Inflation Is Gas Powered

FinanceStocks, Bond & Forex

  • Author David Reavill
  • Published September 12, 2022
  • Word count 953

Throughout the country this week, the focus will be on the latest release of the Consumer Price Index, our most widely viewed measure of Inflation. Wall Street believes we will get some relief from the record high Inflation earlier this year. But they expect Inflation will remain above 8%, a level not seen in two generations.

By every measure, Inflation is a plague that affects everyone. It drives the cost of living higher, robs those who save of actual returns, and causes the poor and marginal to fall even further into poverty.

A recent survey by the Pew Research Center found that 7 in 10 Americans see Inflation as our number one problem. Far above any other societal issue.

There is no question that the American people are hurting right now. To maintain their lifestyle, many are turning to credit, borrowing on those plastic cards to make ends meet. We see our incomes deteriorate by the month. Step by step, our purchasing power goes down the inflation drain. Consumer Debt continues to escalate.

What's remarkable about this current bout of Inflation is that it came out of seeming nowhere. For years, the Federal Reserve has been fighting Deflation, not Inflation. Remember the Fed talking about targeting Inflation at 2% when real Inflation was less than that?

The country's demographics caused Deflation. As the giant Baby Boom Generation retired and thus stopped producing, Inflation fell. And the Central Bank was concerned that prices might deflate. Deflation is the same problem Japan has faced for years. They, too, have an aging population and are always skirting lower, not higher, prices.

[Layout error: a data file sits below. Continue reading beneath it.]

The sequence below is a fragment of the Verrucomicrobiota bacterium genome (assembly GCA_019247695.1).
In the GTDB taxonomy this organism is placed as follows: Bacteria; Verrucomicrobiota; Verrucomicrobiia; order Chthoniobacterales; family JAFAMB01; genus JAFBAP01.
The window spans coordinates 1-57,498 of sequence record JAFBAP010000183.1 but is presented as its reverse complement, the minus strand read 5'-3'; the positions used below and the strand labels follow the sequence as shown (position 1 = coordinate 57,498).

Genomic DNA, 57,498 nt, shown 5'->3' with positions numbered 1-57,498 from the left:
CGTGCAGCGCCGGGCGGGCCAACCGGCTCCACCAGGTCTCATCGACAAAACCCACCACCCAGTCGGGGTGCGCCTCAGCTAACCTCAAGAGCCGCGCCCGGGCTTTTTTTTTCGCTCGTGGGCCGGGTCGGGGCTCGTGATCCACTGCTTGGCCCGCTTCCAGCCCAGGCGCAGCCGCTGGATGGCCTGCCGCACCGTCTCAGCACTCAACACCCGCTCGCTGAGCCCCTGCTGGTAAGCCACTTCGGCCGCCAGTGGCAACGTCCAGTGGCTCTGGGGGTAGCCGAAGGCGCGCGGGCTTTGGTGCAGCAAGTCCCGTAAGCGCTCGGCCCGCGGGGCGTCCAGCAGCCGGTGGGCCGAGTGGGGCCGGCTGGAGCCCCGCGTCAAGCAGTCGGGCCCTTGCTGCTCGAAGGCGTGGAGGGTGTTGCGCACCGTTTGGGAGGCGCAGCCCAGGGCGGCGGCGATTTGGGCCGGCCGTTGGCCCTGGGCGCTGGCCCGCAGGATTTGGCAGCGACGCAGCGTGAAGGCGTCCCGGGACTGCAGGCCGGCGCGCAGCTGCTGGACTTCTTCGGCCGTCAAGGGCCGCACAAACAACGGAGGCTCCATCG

So we were in the "deflation boat" regarding prices until the current President took office. Since becoming President, Joe Biden has taken two critical steps that made Inflation inevitable.

But before we get to those two steps, let's first look at the central role that Energy plays in our economy's price structure.

In its latest statistical release, the Bureau of Labor Statistics, the folks who compute the CPI, indicated that they give Energy a weight of 22% in their calculation. Translated into English, this means that Energy is far and away the most important single contributor to Inflation. Food is the other important contributor, although not as significant as Energy. That's why they compute the overall CPI with and without food and Energy.

Put another way, there is a close correlation between energy prices and Inflation. We see this each time we fill up the car with gasoline.

When President Biden assumed office in January of 2021, gasoline prices were $2.33 per gallon. By June of this year, the cost of gasoline had doubled to $5.10 per gallon. And Inflation was more than 9%.

There were two steps that Biden took that created this situation. First, he declared an all-out war against oil and gas. During the campaign, Biden made it a priority to put oil companies out of business. As part of this move, he canceled pipelines, thus preventing that supply of oil from coming to market. Canceled and postponed oil leases on Federal Land, reducing more than a quarter of potential oil supply.